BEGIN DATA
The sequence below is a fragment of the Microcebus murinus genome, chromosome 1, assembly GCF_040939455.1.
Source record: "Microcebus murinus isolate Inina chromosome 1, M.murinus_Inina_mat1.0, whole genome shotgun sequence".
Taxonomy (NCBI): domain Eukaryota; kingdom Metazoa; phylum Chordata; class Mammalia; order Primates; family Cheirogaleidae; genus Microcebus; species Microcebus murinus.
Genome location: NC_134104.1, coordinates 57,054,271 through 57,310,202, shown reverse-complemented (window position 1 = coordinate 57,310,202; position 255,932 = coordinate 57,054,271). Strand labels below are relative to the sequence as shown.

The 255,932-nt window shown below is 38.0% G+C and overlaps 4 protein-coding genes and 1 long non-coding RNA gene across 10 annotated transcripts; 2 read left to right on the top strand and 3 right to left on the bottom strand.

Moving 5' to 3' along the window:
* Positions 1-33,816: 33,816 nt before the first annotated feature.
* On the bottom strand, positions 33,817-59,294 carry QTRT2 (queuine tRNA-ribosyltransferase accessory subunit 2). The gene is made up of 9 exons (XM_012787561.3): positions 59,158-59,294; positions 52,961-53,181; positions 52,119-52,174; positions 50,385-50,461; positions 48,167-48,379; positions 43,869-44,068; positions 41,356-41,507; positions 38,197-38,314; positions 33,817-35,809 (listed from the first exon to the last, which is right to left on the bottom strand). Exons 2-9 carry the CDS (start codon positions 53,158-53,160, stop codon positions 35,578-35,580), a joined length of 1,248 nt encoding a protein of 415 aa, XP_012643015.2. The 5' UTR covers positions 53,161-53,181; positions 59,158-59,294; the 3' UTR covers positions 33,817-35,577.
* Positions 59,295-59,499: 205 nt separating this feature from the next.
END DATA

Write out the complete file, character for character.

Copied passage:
The sequence below is a fragment of the Microcebus murinus genome, chromosome 1, assembly GCF_040939455.1.
Source record: "Microcebus murinus isolate Inina chromosome 1, M.murinus_Inina_mat1.0, whole genome shotgun sequence".
Taxonomy (NCBI): domain Eukaryota; kingdom Metazoa; phylum Chordata; class Mammalia; order Primates; family Cheirogaleidae; genus Microcebus; species Microcebus murinus.
Genome location: NC_134104.1, coordinates 57,054,271 through 57,310,202, shown reverse-complemented (window position 1 = coordinate 57,310,202; position 255,932 = coordinate 57,054,271). Strand labels below are relative to the sequence as shown.

The 255,932-nt window shown below is 38.0% G+C and overlaps 4 protein-coding genes and 1 long non-coding RNA gene across 10 annotated transcripts; 2 read left to right on the top strand and 3 right to left on the bottom strand.

Moving 5' to 3' along the window:
* Positions 1-33,816: 33,816 nt before the first annotated feature.
* On the bottom strand, positions 33,817-59,294 carry QTRT2 (queuine tRNA-ribosyltransferase accessory subunit 2). The gene is made up of 9 exons (XM_012787561.3): positions 59,158-59,294; positions 52,961-53,181; positions 52,119-52,174; positions 50,385-50,461; positions 48,167-48,379; positions 43,869-44,068; positions 41,356-41,507; positions 38,197-38,314; positions 33,817-35,809 (listed from the first exon to the last, which is right to left on the bottom strand). Exons 2-9 carry the CDS (start codon positions 53,158-53,160, stop codon positions 35,578-35,580), a joined length of 1,248 nt encoding a protein of 415 aa, XP_012643015.2. The 5' UTR covers positions 53,161-53,181; positions 59,158-59,294; the 3' UTR covers positions 33,817-35,577.
* Positions 59,295-59,499: 205 nt separating this feature from the next.